Jan 1, 2001
U.S. policy toward Colombia has been driven to a large extent by counter-narcotics considerations, but the evolving situation in that South American country confronts the United States with as much of a national security as a drug policy problem. Colombia is a geostrategically important country, whose trajectory will influence broader trends in the Andean region and beyond. Colombian Labyrinth examines the sources of instability in the country; the objectives, strategy, strengths, and weaknesses of the government, guerrillas, and paramilitaries and the balances among them; and the effects of the current U.S. assistance program. Possible scenarios and futures for Colombia are laid out, with implications for both the United States and neighboring countries. The authors find that instability in Colombia stems from the interaction and synergies of the underground drug economy and armed challenges to the state’s authority. Solutions to the core problem — the weakness of the Colombian State — must focus on resolving the broader set of political-military challenges that result from the convergence of drug trafficking and insurgency. The authors recommend that Colombia’s military and institutional capabilities be improved to enable the Colombian government to regain control of the countryside and that, at the same time, the United States work with Colombia’s neighbors to contain the risk of spillover and regional destabilization.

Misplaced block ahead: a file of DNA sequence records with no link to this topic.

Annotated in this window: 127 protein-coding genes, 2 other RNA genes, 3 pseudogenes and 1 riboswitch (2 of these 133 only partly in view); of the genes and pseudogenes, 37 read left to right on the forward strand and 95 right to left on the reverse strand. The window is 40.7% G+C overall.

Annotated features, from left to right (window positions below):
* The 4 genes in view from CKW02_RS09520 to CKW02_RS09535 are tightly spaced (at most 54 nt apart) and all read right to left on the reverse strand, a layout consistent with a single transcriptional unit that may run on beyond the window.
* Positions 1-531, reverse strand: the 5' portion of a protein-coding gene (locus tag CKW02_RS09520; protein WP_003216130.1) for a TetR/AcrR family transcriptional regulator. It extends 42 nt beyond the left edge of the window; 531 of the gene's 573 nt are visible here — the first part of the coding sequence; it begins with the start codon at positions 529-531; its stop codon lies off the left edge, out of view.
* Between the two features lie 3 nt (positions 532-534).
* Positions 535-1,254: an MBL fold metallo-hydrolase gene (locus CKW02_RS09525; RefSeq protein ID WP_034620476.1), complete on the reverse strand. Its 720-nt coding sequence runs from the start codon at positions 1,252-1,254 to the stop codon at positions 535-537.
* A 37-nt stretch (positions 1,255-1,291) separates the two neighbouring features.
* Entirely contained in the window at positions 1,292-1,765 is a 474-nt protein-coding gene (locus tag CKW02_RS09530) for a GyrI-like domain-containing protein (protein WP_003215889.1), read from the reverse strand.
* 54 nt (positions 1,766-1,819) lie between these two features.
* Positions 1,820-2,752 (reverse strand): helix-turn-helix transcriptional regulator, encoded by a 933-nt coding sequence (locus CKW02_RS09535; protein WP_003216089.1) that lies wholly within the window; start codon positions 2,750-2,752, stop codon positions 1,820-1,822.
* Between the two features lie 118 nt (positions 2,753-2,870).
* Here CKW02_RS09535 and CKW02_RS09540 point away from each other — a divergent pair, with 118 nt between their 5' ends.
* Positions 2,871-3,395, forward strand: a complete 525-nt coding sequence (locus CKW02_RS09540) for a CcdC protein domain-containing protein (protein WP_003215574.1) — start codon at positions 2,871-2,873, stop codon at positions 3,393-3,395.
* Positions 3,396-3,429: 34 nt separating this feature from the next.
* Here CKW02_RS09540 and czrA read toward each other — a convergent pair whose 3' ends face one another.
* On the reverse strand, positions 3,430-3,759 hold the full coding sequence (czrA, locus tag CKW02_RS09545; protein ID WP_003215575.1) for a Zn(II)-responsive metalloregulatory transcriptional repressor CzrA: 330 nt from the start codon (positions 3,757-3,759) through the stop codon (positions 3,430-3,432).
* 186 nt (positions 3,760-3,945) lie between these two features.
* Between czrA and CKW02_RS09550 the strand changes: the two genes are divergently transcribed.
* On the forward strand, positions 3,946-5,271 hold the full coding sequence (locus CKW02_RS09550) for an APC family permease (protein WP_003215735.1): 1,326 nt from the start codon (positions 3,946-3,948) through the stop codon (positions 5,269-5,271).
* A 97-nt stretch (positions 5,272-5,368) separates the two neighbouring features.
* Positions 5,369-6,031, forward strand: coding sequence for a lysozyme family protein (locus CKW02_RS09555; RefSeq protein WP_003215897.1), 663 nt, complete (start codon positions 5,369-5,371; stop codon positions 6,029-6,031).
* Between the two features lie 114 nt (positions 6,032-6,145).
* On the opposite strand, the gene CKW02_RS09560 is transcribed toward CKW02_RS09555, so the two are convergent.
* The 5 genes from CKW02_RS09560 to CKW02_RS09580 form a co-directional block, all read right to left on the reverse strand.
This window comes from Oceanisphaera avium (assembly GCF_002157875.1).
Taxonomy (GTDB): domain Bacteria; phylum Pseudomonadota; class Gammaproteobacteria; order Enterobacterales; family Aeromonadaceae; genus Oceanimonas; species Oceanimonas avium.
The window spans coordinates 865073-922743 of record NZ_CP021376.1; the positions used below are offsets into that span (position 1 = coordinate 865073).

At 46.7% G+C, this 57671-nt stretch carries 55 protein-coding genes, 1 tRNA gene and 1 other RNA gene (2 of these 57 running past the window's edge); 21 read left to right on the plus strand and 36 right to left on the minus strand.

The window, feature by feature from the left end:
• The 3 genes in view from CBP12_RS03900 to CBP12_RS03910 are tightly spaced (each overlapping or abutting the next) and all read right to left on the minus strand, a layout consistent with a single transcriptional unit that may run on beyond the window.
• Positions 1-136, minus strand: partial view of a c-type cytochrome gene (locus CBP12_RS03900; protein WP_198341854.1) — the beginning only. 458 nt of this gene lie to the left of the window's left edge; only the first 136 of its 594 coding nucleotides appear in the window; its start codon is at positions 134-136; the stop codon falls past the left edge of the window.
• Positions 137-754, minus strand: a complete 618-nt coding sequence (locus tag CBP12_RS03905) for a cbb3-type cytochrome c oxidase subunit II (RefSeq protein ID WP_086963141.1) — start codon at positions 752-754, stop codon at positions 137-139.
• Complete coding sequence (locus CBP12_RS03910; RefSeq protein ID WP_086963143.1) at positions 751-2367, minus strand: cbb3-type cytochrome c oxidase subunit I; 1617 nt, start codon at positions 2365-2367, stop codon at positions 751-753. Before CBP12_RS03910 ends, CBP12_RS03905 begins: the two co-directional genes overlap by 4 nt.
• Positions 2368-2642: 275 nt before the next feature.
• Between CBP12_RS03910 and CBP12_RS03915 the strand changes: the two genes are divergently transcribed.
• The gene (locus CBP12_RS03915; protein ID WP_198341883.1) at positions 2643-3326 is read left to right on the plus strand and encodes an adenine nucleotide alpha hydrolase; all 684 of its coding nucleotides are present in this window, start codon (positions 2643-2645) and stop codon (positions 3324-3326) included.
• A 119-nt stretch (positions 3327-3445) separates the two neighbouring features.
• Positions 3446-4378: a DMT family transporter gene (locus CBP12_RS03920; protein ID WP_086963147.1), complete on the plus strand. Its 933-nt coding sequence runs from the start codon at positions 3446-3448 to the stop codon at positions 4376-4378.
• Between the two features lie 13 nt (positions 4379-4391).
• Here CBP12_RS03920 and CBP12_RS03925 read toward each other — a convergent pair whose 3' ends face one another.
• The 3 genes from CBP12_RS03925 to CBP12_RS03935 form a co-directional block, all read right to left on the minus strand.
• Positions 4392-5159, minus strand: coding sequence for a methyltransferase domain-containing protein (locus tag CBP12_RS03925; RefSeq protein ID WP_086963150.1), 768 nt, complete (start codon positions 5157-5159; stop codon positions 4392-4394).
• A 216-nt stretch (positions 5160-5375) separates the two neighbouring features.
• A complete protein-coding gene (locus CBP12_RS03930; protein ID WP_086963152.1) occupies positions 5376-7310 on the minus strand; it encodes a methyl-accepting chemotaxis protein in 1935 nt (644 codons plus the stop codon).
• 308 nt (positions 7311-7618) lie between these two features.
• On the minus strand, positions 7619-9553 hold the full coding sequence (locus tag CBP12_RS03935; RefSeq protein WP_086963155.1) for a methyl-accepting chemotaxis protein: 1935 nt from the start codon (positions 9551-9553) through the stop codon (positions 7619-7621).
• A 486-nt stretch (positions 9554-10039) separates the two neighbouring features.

The Illegal Drug Trade
Origins and Development of the Guerrillas
The Illegal Self-Defense Groups: Cause or Symptom of the Disorder?
Colombian Government Strategy
The Peace Negotiations
A Wider Conflict?
Implications for U.S. Interests
The Colombian Armed Forces